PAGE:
Even if you haven’t read (but especially if you have) Jonathan Auxier’s Peter Nimble and His Fantastic Eyes (2011), you’ll want to pick up a copy of Sophie Quire and the Last Storyguard, the latest novel from Auxier, during which Peter meets feisty, brave Sophie. Her world changes dramatically when she learns that she, an unassuming bookmender, is a Storyguard, as was her mother before her. When Sophie is given a copy of the magical Book of Who, she becomes a target for Inquisitor Prigg, whose plan is to rid the town of nonsense, especially storybooks, on Pyre Day. This all kicks off a grand adventure for Sophie, Peter, and a whole cast of well-crafted characters in a story celebrating the written word.
I tracked down Jonathan on the heels of finishing this exceptionally good novel to chat about Sophie, storybooks, his writing, and more.
Jules: Hi, Jonathan! As I've already told you, I read Sophie Quire aloud to my girls (ages 12 and 10). This is fitting, since two years ago we read The Night Gardener in the summer as well. We really enjoyed it, and it was the book that defined our summer of 2014. Sophie entertained us greatly, too.
This isn't the world's most insightful question, but I'm dying to know how you pronounce The Uncannyon (which to those who haven't read this book is the "Great Unknown whose depths could never be plumbed" in Sophie's world). Is it pronounced "uncanny-yon"? Or "un-canyon"?
Jonathan: If you say it quickly enough, the two pronunciations sort of blend into one.
It's funny you start our conversation with wordplay, because language is an essential component of Sophie Quire. No-Nonsense, Uncannyon, the Dead Certain, the Last Resort: Those phrases were the foundation of the whole world. That's probably why I consider books like Through the Looking-Glass and The Phantom Tollbooth as major inspirations, even if the final product bears little resemblance.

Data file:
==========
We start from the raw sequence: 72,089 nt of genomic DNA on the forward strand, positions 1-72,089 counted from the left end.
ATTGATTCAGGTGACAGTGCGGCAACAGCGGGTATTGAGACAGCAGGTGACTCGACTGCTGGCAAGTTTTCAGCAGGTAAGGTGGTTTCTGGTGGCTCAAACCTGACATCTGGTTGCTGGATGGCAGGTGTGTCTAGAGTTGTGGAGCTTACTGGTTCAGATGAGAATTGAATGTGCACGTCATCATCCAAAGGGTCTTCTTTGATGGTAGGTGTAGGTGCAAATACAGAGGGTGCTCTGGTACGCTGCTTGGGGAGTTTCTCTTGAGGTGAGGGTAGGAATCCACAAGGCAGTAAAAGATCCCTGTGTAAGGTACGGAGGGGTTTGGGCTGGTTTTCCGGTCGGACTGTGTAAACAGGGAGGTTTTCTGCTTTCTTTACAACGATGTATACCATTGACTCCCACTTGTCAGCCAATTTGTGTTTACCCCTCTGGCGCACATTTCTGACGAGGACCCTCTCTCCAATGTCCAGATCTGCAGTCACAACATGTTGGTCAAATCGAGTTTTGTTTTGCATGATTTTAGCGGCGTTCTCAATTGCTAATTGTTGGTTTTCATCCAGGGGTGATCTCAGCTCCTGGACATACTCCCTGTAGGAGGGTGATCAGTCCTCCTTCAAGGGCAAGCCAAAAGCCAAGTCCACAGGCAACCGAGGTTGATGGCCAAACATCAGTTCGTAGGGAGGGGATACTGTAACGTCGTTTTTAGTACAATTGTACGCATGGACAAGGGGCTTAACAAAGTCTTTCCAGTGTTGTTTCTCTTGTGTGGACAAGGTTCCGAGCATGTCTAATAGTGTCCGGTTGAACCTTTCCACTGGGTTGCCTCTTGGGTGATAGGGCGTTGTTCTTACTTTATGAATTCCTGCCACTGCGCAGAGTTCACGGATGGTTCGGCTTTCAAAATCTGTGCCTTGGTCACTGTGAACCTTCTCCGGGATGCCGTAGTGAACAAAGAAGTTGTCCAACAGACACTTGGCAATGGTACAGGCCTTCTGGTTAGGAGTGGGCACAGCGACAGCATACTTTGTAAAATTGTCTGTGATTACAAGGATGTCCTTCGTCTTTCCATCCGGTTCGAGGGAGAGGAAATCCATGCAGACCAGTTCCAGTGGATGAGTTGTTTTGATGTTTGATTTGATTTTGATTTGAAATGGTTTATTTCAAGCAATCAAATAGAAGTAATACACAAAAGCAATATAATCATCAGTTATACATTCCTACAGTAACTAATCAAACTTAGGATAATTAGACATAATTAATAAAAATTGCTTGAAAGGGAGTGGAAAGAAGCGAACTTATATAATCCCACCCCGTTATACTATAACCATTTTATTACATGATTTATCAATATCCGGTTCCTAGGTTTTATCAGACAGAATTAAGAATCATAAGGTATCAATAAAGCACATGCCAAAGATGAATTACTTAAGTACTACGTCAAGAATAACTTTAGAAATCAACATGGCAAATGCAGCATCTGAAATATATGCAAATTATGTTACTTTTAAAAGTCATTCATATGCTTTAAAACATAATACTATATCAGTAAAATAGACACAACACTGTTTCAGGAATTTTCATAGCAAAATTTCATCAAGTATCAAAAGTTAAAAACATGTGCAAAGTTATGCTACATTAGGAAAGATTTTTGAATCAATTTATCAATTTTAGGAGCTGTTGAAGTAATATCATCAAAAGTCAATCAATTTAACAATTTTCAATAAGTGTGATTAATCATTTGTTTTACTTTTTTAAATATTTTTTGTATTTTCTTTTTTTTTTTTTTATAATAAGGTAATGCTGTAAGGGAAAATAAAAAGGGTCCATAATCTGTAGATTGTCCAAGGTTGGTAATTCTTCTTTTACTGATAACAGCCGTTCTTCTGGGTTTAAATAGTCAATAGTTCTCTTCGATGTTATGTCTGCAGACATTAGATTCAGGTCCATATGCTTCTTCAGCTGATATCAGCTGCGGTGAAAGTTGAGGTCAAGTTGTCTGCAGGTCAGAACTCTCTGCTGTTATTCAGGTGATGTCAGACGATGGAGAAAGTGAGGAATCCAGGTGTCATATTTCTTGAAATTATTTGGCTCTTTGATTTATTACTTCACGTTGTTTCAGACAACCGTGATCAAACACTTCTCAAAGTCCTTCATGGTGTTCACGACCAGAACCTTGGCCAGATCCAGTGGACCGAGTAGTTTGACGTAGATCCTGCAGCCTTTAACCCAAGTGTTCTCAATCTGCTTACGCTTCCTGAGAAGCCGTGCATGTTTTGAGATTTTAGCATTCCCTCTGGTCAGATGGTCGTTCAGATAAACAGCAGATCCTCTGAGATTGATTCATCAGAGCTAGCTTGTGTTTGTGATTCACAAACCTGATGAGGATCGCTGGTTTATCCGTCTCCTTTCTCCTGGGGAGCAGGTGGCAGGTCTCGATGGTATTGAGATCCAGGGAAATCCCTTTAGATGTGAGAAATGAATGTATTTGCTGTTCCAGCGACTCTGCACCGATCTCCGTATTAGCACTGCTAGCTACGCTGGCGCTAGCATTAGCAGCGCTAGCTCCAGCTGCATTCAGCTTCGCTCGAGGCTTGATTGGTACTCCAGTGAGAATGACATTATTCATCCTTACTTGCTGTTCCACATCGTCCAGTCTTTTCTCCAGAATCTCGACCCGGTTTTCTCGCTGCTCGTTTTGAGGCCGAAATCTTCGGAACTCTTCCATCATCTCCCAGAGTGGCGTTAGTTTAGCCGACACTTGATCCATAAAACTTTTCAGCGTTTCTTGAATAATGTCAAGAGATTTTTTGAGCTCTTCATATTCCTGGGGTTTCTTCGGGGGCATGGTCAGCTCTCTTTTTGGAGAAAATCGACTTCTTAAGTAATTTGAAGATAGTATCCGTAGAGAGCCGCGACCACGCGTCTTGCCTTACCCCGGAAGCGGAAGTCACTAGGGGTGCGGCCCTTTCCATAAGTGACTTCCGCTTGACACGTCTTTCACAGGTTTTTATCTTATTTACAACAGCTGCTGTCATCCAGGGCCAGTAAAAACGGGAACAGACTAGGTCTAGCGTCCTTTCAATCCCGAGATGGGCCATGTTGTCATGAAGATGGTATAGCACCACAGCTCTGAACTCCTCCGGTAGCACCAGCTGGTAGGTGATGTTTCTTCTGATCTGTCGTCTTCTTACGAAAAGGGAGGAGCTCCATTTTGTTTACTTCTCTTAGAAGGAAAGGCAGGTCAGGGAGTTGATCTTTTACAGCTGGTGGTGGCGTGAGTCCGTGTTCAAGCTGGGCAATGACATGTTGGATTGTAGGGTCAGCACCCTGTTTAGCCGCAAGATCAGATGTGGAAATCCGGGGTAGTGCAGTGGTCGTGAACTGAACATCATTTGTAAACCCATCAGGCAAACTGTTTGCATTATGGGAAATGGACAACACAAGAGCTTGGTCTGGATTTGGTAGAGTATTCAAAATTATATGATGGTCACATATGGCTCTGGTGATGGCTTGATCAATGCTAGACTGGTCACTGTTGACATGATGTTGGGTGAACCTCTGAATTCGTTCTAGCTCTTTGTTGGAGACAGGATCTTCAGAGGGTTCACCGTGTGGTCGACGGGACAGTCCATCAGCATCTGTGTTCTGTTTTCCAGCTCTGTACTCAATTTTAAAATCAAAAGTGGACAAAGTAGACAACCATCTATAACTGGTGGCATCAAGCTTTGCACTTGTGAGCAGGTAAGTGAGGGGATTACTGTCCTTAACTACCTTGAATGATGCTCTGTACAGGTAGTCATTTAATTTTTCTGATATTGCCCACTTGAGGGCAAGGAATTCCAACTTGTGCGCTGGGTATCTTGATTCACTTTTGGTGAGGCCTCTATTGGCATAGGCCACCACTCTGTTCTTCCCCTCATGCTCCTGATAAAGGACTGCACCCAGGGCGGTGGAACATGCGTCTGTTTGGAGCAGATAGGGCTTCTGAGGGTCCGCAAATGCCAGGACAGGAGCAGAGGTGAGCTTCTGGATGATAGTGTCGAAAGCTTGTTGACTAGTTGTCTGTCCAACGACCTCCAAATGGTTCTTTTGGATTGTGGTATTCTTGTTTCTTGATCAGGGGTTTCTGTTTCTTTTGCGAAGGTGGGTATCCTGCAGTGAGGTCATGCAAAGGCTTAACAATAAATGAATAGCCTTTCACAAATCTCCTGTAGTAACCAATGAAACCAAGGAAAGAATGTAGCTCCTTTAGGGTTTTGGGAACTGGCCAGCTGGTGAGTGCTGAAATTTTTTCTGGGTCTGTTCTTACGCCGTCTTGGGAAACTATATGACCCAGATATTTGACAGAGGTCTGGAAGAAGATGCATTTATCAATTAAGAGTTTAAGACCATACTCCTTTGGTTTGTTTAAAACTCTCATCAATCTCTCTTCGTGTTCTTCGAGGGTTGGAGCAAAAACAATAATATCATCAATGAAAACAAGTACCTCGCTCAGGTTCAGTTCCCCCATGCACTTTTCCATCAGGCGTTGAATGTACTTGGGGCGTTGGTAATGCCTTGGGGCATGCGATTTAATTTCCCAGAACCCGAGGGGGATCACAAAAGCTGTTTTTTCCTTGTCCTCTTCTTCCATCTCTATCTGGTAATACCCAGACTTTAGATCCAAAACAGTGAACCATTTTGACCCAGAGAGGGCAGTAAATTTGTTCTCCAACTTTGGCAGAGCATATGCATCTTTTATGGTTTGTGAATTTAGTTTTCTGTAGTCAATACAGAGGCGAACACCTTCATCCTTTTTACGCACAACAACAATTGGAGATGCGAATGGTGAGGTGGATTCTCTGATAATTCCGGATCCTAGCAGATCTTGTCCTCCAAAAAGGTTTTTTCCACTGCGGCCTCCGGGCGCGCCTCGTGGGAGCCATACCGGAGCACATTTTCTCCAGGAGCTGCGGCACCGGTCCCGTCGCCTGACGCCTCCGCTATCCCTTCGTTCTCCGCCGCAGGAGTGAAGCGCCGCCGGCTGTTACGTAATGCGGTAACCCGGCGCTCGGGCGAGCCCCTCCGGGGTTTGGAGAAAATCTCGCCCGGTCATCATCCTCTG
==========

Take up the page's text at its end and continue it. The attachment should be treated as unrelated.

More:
Jules: Yes, and this wordplay was one of many reasons it was an entertaining read-aloud, in particular.
Jonathan: Though reading wordplay aloud can be tricky! How many young Harry Potter fans completely missed out on the "mirror of erised" joke because they were listening to the audiobook?
Jules: For this book and Peter Nimble and His Fantastic Eyes—or I guess any of your novels—how do you begin? Are you first motivated, rather, by setting or character or perhaps something else? (That may be a ridiculous question.)
Jonathan: That's the second question you've apologized for asking – knock it off!
Jules: Knock it off I shall.
Jonathan: The only thing bad about the question is that my answer is a bit muddled – because every story has a hundred starting places. I spend a lot of time drawing in my journal, and every once in a while I doodle something that sucks me in and makes me want to know more. For Peter Nimble, it was a baby floating in a basket beside a raven who had just pecked out his eyes. For Night Gardener, it was a girl waking in the middle of the night to find dry leaves in her hair. In the case of Sophie Quire, it was a girl mending an old book whose pages start moving slightly, like they're breathing.
Jules: There's a lot I liked about Sophie, but I especially love the opening, where you wax rhapsodic about "the singular pleasure of handling a well-made book," and your closing Author's Note in which you pay tribute to the voracious reader your mother was, as well as books that impacted you as a child (such as, Matilda). The whole novel is filled with moments to warm a bibliophile's heart. It's also a treat for people who love words, and I don't just mean the wordplay you mentioned. I loved your vocabulary choices; you certainly don't write down to children. Was that as fun to write as it seems? What were the challenges, if any, of penning a sequel?